|US4895081 *||May 8, 1989||Jan 23, 1990||General Signal Corporation||Gravimetric feeder, especially adapted for use in a calorimetry system|
|US5327819 *||Mar 9, 1993||Jul 12, 1994||Seabrook Enterprises, Inc.||Peanut blanching process|
|US5465825 *||Nov 26, 1993||Nov 14, 1995||Finmeccanica S.P.A.||Mail flow compensating device|
|US5788052 *||Mar 6, 1997||Aug 4, 1998||Azionaria Costruzioni Machine Automatiche||Device for the division and adjustment of a product flow into a plurality of partial product flows|
|US7739979 *||Nov 28, 2007||Jun 22, 2010||John Bean Technologies Corporation||Tumble breading system, and related method|
|US8142828||May 6, 2010||Mar 27, 2012||John Bean Technologies Corporation||Tumble breading system, and related method|
|US8556066 *||Apr 11, 2011||Oct 15, 2013||Rethceif Enterprises, Inc.||Bulk material leveling and volumetric measuring and feeding apparatus|
|US9630786 *||Mar 25, 2016||Apr 25, 2017||Karen Sue Svejkovsky||Conveyor method and system for conveying and managing a food inventory|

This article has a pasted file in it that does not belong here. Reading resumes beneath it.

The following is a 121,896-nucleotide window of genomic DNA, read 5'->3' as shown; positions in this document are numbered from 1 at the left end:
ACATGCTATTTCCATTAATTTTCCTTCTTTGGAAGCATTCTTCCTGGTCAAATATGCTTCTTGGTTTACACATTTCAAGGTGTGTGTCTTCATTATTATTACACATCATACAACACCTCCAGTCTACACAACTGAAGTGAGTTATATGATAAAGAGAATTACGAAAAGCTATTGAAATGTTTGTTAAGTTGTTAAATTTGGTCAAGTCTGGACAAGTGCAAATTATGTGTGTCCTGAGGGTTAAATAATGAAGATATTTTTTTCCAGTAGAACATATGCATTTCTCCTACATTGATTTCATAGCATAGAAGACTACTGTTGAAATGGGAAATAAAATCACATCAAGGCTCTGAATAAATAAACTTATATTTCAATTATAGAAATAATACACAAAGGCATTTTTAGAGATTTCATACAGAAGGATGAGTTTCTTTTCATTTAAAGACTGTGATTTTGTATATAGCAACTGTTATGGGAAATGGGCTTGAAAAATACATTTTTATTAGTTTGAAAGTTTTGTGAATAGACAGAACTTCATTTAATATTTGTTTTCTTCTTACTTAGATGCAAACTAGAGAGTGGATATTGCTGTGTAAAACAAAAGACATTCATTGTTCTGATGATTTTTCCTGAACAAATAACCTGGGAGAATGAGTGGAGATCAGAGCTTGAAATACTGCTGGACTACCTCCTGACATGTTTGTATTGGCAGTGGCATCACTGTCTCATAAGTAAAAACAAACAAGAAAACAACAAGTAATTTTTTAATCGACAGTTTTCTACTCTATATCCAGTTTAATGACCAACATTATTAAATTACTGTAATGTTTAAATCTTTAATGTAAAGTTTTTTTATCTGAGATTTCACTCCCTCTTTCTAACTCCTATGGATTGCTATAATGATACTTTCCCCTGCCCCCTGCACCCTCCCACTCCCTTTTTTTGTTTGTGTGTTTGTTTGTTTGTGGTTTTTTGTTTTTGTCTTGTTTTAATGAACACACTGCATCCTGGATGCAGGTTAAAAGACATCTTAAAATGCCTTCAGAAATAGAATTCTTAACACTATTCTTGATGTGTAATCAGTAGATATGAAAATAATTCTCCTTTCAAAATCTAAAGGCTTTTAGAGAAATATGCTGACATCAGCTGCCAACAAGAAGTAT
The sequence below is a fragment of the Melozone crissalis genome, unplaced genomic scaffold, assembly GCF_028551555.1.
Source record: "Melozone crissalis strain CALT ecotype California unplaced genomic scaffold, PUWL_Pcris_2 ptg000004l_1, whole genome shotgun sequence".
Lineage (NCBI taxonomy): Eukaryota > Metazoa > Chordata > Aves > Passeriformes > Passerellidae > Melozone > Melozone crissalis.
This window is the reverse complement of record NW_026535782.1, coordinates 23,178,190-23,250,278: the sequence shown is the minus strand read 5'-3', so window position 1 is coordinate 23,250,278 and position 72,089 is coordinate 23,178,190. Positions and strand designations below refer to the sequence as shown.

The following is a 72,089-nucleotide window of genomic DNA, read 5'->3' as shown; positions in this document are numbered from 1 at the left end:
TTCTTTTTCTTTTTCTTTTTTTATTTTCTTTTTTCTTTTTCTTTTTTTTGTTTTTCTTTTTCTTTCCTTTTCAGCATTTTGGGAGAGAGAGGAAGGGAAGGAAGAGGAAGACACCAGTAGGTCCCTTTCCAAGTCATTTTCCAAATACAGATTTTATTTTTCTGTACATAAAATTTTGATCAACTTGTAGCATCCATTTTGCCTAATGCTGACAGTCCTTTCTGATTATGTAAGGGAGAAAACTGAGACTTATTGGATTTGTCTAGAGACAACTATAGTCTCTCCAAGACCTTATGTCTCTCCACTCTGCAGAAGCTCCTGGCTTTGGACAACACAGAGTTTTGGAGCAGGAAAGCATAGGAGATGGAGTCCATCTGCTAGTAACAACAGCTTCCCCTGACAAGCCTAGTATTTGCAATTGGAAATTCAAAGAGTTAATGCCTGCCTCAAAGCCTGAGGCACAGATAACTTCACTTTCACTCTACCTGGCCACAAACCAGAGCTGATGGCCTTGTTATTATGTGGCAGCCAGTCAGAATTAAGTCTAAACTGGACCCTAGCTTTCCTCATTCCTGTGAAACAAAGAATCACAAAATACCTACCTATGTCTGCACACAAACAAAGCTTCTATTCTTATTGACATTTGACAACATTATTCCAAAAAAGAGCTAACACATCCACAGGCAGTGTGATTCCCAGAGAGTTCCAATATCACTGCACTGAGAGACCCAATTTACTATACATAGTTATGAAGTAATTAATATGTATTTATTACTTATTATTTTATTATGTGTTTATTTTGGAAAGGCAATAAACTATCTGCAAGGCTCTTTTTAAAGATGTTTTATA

|US20080305224 *||Nov 28, 2007||Dec 11, 2008||Quality Food Control, Inc.||Tumble breading system, and related method|
|US20100215817 *||May 6, 2010||Aug 26, 2010||John Bean Technologies Corporation||Tumble breading system, and related method|
|US20120255834 *||Apr 11, 2011||Oct 11, 2012||Rethceif Enterprises, Llc||Bulk material leveling and volumetric measuring and feeding apparatus|
|CN104773496A *||Mar 27, 2015||Jul 15, 2015||华电重工股份有限公司||On-line material distributing device for belt conveyor|
|DE3219673C1 *||May 26, 1982||Jan 19, 1984||Santrade Ltd||Apparatus for the production of solidified melts|
|WO1994019969A1 *||Feb 24, 1994||Sep 15, 1994||Seabrook Enterprises, Inc.||Peanut blanching process|
|WO2001060697A1 *||Feb 8, 2001||Aug 23, 2001||The Coca-Cola Company||Flexible multi-packing system|
|U.S. Classification||198/633, 222/408, 222/290, 198/637|
|International Classification||B65G47/34, B65G47/72, B65G47/76|